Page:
1. I’m a strong advocate for resource conservation, and what one might call a “liberal,” but the reality is that the overwhelming majority of CFLs are made in China. Debate the economic or human-right implications of this if you want, the biggest problem here, in my mind, is politics: a dampening of American power via economic dependence. Think about it: our lighting is almost entirely dependent on factories located in a country whose government has engaged in activities large portions of the American public have, at some point or another, been opposed to. What power do we have to stop these activities when our quality of life — the boatloads of light bulbs, and iPads, and screwdrivers, and televisions arriving in the US everyday — could be disrupted by the government engaging in said activities?

    Yes, the Texas state legislators probably are — as you suggest — “dim bulbs.” But, I’m siding with them with regards to the federal mandate: it’s well intentioned, but a bad idea.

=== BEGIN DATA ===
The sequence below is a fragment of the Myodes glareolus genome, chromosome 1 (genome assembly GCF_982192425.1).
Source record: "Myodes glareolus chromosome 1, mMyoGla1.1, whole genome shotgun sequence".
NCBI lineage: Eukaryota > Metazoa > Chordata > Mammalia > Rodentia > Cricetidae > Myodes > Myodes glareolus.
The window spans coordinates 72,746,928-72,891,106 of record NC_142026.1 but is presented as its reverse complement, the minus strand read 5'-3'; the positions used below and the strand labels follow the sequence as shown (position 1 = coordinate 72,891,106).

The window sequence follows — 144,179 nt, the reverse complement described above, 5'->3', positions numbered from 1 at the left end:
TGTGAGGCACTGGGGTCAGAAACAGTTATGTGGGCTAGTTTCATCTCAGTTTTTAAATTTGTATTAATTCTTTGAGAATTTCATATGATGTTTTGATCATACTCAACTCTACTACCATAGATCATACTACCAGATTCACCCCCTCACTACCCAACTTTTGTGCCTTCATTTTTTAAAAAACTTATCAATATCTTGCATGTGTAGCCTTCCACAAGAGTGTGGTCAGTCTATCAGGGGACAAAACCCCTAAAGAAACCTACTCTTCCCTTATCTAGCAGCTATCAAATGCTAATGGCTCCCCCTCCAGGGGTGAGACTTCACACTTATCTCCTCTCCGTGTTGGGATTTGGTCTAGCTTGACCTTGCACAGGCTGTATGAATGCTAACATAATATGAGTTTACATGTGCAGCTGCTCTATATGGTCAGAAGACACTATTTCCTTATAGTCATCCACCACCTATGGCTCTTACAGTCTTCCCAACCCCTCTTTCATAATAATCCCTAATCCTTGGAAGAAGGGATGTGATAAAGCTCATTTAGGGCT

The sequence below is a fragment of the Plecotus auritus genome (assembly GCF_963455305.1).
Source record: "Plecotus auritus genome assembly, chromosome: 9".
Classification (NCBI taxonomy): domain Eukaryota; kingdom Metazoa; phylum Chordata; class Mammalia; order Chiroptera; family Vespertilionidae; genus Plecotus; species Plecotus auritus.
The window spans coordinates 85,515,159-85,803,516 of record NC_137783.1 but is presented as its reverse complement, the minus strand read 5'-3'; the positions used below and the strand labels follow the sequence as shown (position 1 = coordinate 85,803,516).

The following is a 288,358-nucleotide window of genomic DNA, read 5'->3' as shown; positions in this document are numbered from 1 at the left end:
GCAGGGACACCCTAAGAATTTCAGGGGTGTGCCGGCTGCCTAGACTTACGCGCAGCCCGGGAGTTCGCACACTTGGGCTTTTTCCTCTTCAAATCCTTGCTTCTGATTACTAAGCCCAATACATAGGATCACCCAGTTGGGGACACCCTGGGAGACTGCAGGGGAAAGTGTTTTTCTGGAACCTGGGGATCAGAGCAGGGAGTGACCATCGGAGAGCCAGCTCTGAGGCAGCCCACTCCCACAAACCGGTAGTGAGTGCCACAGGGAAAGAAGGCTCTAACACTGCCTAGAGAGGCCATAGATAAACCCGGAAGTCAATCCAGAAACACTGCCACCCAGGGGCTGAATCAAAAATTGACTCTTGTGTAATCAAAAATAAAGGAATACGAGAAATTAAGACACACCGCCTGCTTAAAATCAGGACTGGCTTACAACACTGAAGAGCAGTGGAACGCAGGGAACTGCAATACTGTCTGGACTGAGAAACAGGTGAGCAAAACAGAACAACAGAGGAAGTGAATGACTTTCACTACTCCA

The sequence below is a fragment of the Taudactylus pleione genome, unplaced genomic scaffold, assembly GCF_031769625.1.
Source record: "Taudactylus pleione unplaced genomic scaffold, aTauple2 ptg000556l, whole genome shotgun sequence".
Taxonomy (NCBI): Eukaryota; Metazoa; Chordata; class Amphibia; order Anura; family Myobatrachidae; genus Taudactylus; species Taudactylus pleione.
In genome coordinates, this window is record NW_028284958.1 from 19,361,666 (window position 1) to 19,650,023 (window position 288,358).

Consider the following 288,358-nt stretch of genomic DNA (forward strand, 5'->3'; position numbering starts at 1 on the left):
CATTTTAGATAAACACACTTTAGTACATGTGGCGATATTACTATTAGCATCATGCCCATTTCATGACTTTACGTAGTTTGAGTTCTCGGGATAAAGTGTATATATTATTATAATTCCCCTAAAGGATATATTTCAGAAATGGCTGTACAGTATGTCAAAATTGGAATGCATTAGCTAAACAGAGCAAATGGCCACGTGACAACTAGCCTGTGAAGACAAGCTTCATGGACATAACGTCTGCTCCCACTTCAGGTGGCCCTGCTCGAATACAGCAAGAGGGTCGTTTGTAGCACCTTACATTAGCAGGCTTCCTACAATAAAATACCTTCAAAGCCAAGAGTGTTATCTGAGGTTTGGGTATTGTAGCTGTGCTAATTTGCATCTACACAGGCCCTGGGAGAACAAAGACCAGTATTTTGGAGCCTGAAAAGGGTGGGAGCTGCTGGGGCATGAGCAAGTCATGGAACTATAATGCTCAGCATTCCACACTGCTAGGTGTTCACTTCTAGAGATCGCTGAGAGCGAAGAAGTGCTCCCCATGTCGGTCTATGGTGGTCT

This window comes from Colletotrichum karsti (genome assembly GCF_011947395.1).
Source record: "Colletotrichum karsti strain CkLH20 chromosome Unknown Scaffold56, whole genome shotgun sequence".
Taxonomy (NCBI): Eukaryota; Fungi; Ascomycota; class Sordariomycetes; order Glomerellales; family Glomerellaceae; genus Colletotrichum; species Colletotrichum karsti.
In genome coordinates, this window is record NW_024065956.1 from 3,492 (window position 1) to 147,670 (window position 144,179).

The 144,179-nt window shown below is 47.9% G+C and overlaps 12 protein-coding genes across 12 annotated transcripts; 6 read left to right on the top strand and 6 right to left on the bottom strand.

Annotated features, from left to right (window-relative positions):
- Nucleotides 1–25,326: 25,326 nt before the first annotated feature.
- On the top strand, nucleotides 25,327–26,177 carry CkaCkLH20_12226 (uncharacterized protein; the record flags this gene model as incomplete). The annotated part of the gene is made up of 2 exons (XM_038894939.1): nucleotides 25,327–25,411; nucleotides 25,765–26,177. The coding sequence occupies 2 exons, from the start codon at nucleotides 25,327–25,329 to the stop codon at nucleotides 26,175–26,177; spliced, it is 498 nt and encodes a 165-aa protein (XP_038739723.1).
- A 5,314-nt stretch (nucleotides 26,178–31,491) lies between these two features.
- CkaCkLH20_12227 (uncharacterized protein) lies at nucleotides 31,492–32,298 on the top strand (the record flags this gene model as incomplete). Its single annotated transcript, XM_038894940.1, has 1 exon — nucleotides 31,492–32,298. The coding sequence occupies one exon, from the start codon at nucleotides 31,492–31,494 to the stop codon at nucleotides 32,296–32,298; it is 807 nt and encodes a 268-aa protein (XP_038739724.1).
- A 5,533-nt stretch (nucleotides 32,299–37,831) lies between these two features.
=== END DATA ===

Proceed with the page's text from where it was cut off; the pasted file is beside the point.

2. As ridiculous as it may seem for Congress to be spending time on this issue now, it is less so than the fact that the use of CFL’s was mandated in the first place. This is yet another example of the federal government stepping into the market without full consideration of the consequences. If anyone is interested in the other side of the issue, go to youtube and search “texas light bulbs” where Rep. Poe’s discourse can be seen.

  3. Farber implicitly assumes that residential utility customers in Texas don’t mind their electricity bills being double. As soon as I heard about compact fluorescent light bulbs, I figured out the savings with 4th grade math and enthusiastically installed them in my home.

    What the Republican house leadership wants to accomplish with legislation like the BULB act is chip away at the expensive bureaucracies, populated by Democrat rent seekers, who enforce unnecessary laws. Since this country is about to run out of money soon because of the Obama spending spree (the trillion dollar economic stimulus dolloped out to the least productive members of society), why not rescind all superfluous laws and spend the money on stuff we really need.

    Like a secure border fence with Mexico to keep job, health care, and social service stealing criminal aliens out of our vastly overpopulated, economically stagnant country. A relatively modest investment would save us hundreds of billions of dollars in welfare and law enforcement costs, not to mention prevent crimes which claim thousands of citizen lives.